Kopal's research notebooks (KOP/2) focus on his US research and work on eclipsing binaries during the 1950s; there is comparatively little information on the lunar mapping programme, probably because he did not conduct this research in the same manner. Much of the content of the notebooks is highly technical and mathematical in nature.
Kopal was a prolific author, co-author, editor or co-editor of more than 30 books and 400 journal articles. The archive therefore includes many draft copies of articles and book chapters. (KOP/3)> these are mostly typed, with occasional comments and amendments in holograph by Kopal. Most of these drafts date from the 1960s to the 1980s. In addition, Kopal kept a collection of his article offprints. This is not complete, and probably contains less than half of his published output (KOP/4); again, some of these offprints have been annotated by Kopal.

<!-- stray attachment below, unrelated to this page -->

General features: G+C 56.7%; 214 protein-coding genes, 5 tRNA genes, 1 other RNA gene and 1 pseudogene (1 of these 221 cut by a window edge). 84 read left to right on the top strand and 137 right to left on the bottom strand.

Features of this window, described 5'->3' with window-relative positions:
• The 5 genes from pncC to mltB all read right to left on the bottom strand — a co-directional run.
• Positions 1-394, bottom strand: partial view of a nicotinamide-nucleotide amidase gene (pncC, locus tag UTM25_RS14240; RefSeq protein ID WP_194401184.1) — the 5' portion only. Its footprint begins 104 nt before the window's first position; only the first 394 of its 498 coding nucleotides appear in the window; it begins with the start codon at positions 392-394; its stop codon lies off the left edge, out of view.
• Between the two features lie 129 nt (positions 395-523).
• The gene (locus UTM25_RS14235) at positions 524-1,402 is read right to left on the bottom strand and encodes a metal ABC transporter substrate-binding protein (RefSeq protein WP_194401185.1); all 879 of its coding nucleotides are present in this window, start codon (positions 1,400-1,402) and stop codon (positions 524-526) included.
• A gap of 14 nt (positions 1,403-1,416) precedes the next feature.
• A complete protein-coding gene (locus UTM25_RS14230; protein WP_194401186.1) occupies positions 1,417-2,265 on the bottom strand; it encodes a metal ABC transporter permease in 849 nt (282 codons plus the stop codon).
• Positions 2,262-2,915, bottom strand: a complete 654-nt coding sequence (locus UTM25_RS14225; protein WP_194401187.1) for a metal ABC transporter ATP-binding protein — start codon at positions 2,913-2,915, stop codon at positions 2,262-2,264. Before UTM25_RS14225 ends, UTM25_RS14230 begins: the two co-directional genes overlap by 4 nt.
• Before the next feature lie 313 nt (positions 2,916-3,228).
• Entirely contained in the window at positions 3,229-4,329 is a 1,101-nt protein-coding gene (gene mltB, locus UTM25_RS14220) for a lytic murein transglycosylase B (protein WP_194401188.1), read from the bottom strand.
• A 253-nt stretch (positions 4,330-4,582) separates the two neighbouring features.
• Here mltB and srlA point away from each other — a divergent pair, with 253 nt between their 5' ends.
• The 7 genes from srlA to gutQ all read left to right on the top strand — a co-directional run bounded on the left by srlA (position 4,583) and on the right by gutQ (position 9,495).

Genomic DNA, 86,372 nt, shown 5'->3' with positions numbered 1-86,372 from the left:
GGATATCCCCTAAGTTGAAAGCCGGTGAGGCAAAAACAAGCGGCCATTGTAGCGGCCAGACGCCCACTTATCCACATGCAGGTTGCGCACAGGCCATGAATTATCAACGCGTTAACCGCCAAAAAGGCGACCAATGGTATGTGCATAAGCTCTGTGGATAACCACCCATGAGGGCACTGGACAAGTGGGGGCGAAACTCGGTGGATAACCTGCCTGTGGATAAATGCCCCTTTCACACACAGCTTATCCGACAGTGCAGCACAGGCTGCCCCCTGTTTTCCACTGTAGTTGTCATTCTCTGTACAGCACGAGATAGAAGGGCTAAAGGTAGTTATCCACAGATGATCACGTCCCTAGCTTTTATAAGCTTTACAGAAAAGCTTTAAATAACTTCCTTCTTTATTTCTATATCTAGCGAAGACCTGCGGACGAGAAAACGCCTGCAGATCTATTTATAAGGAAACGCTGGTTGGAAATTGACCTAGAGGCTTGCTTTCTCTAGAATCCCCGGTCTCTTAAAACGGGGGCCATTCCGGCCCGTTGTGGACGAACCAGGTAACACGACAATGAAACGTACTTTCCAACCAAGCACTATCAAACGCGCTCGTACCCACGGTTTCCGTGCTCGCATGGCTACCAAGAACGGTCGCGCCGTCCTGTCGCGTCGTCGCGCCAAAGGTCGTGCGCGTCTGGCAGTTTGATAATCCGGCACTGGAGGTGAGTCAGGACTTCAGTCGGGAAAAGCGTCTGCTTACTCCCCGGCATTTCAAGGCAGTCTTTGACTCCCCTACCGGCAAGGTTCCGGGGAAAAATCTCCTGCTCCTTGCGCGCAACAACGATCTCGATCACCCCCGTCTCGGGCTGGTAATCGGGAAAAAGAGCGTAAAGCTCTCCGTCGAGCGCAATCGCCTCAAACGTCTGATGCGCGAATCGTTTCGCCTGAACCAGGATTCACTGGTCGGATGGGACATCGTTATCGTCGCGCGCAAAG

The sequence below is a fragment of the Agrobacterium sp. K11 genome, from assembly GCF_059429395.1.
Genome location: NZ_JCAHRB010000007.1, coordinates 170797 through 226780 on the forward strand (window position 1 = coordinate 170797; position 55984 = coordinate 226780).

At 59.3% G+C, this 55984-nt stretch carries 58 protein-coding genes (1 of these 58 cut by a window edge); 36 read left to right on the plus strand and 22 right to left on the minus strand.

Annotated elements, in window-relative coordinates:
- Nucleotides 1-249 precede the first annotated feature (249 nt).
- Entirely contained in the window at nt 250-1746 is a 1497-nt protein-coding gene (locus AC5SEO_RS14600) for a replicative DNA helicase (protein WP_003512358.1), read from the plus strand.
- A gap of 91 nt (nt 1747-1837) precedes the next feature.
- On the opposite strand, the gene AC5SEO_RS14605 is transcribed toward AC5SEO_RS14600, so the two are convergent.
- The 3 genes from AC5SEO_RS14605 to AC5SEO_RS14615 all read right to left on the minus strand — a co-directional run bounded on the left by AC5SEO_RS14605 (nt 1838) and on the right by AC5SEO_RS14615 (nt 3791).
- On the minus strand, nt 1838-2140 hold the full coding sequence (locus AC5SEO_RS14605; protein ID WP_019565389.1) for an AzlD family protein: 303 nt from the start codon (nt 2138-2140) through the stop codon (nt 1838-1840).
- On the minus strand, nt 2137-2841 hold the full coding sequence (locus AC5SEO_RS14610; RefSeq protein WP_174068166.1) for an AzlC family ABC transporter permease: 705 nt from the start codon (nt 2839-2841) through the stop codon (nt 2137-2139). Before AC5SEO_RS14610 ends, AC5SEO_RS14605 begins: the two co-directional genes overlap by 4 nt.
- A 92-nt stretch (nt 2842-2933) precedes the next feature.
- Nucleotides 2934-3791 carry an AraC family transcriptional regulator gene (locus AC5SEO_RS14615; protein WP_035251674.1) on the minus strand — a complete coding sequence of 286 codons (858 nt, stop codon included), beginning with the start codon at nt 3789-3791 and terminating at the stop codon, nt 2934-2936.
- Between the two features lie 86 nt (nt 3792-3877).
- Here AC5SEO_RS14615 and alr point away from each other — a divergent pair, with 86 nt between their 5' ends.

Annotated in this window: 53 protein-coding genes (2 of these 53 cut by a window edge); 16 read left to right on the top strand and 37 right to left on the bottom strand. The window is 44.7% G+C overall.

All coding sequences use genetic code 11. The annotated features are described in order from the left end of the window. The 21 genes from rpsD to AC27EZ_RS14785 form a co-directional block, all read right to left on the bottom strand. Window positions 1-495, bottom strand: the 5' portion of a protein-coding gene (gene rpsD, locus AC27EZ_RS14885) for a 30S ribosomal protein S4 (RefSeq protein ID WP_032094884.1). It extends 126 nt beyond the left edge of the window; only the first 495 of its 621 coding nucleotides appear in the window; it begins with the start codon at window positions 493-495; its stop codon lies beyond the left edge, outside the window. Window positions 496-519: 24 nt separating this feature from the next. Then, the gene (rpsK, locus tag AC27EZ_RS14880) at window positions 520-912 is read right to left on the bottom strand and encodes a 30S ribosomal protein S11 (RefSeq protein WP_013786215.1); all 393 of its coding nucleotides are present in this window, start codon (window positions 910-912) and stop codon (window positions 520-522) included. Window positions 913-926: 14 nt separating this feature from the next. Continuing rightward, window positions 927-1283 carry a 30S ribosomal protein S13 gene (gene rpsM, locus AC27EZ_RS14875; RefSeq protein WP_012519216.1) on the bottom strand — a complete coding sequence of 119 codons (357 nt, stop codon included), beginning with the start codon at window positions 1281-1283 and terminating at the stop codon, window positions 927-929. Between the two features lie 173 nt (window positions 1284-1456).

The series of USAF contracts (KOP/5) relates primarily to the lunar mapping map, and is essential to understanding how the project was conducted. Apart from the formal contracts for different aspects of the project
Kopal's pears contain relatively few personal or family items. He appears to have accumulated only a modest collection of cuttings, mostly relating to his publication (KOP/6). The archive contains a small number of Kopal's own photographs, many of which show astronomical observatories, an area of interest to Kopal; this can be found in KOP/7.
The Kopal archive also includes glass negative and print photographs taken as part of the Manchester Lunar Programme, as well as various research data from this project; this material is uncatalogued, and there is currently no inventory of contents. In these circumstances, this uncatalogued material will not normally be made available for consultation.
Zdenĕk Kopal may be referred to as ZK and Ellen B. Finlay as EBF (including for the period after she married and adopted the surname Finlay-Carling or Carling) in this catalogue.